On Our Prose Winner, “Stylites Anonymous” by Maureen McGranaghan
Fiction Editor Michael Griffith: “Stylites Anonymous” stood out among a strong field of nearly 600 prose contest entries for its imaginative conceit—that grail I hadn’t even known I was looking for, the Great American Pole-Sitting Story—but even more so for the way that, with a depth of ambition that reveals itself bit by bit, it wittily explores big themes: faith, family, addiction, love, spectacle and asceticism, and more.
Maureen McGranaghan: I first learned about stylites, monks who live atop poles, from William Dalrymple’s 1997 book From the Holy Mountain: A Journey Among the Christians of the Middle East. It was fascinating from beginning to end. In 1994, Dalrymple set off from Mount Athos in Greece and spent six months traversing the Levant to arrive at the Coptic monasteries of Upper Egypt. His book is a survey of the old Byzantine Empire and an exploration of its Christian communities, past and present. I was especially struck (and frightened) by the fierce asceticism of Byzantine monks, who crammed themselves into crawl spaces, locked themselves in hanging cages, or lived atop “styles,” as the poles came to be known, for years at a time. Nor have stylites necessarily died out; Dalrymple interviewed a Syrian monk in Aleppo determined to resurrect the practice (though it’s unlikely his community has survived the current civil war).
I can hardly imagine life atop a pole; it seems uniquely terrifying (I don’t love heights), uncomfortable, and maybe transcendent. What would someone’s daily schedule look like up there? These fifth- and sixth-century monks (when the practice flourished) were serious guys, fearsomely so, but I could not help being amused by imagining them today: on telephone poles and cell phone towers, mystifying people, annoying cops, and drawing lawsuits. The other thing that struck me about them was their singleminded vision, largely divorced from the reality the rest of us inhabit. They were alone in their minds and with God.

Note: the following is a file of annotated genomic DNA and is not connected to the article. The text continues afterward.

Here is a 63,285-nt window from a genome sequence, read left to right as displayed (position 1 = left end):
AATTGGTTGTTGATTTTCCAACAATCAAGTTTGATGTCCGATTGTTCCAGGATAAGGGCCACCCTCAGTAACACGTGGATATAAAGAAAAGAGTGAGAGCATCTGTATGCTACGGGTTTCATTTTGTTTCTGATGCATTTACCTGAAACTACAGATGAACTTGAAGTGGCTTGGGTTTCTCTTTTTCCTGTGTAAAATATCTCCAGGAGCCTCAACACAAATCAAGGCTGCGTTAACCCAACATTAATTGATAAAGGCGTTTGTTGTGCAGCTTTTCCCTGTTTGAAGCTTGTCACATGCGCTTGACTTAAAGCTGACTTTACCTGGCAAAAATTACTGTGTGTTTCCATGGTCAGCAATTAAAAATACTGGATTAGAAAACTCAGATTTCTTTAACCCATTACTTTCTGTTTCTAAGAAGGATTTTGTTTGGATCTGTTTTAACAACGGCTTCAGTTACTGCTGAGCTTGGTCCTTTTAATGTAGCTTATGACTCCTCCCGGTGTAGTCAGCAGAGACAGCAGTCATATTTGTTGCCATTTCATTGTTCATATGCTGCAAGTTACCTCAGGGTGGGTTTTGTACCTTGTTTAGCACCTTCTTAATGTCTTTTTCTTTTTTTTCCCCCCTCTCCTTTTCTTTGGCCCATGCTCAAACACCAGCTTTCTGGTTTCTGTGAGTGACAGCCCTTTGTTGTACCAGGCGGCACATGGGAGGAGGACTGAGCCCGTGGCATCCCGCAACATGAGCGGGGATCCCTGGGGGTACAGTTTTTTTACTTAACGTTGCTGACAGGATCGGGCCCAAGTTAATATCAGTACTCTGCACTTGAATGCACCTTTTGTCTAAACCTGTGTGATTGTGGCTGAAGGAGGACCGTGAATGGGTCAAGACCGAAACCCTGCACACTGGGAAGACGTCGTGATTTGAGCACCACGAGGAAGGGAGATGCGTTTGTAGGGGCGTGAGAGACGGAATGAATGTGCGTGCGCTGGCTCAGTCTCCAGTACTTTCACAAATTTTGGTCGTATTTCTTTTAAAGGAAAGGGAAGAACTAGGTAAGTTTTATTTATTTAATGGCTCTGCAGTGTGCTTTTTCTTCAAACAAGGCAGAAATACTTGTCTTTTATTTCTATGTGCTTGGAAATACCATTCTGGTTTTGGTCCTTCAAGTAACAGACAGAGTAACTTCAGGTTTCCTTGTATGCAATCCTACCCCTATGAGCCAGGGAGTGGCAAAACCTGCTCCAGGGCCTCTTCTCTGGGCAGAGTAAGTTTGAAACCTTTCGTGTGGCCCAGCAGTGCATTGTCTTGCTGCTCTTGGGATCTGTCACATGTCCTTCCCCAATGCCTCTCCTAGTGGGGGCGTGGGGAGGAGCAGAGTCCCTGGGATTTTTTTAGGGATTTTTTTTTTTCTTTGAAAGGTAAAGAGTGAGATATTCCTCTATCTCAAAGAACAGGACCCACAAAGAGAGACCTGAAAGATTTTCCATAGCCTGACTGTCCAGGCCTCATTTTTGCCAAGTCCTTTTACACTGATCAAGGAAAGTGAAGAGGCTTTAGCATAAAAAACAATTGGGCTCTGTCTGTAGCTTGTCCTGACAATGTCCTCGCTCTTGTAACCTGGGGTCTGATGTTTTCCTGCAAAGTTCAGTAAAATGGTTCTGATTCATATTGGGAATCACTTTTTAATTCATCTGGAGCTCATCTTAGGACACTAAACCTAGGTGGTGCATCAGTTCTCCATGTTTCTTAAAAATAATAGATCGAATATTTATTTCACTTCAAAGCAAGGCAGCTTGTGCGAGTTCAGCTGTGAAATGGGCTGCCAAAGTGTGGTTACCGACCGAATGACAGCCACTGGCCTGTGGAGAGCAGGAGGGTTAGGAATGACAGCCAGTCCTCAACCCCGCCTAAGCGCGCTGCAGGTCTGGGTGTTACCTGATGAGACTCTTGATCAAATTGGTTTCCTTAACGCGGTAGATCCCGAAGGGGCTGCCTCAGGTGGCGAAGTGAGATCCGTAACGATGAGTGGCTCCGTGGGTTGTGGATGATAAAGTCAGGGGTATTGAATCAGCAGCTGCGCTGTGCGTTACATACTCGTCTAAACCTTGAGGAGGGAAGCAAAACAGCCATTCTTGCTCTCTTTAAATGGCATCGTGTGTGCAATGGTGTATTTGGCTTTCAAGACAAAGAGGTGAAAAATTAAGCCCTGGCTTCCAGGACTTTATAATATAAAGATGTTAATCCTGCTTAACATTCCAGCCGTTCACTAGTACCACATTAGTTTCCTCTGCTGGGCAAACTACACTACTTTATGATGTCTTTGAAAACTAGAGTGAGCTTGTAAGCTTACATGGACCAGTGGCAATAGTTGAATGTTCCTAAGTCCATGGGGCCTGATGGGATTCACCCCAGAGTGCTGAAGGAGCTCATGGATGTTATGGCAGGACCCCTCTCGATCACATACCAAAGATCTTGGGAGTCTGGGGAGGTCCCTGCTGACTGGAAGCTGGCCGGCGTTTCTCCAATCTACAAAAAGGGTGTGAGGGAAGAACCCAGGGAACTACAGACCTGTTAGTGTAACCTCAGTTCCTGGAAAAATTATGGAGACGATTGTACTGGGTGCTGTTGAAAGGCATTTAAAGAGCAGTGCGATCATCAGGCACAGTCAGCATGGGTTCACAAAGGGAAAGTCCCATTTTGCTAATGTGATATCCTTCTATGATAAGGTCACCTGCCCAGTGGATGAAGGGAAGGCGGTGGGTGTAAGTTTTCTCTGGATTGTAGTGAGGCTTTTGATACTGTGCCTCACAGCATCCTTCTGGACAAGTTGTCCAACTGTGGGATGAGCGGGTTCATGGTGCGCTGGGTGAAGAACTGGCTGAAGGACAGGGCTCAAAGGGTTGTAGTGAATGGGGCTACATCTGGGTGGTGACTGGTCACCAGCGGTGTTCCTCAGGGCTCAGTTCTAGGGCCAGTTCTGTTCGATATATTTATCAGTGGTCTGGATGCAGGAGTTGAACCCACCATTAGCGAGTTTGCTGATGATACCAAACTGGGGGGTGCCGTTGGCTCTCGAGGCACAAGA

When I first began writing about the pole-dwelling father of my story, I did it in the collective we of his children, who just want a normal dad and relief from his shenanigans. Then, as I continued to draft and explore the idea, the character of John emerged, the youngest son, who, alone among his siblings, embraces his father’s faith and fanaticism. Into John I poured some of my own confusion about faith and what constitutes a healthy life. Maxine’s appearance surprised and delighted me. Shrewdly pragmatic, she is the antithesis of the father, a folk hero of this world. Maxine illuminated for me the extent to which we are all playing games with ourselves in one form or another, as we seek to satisfy not only our baser cravings but our need for meaning and deeper fulfillment.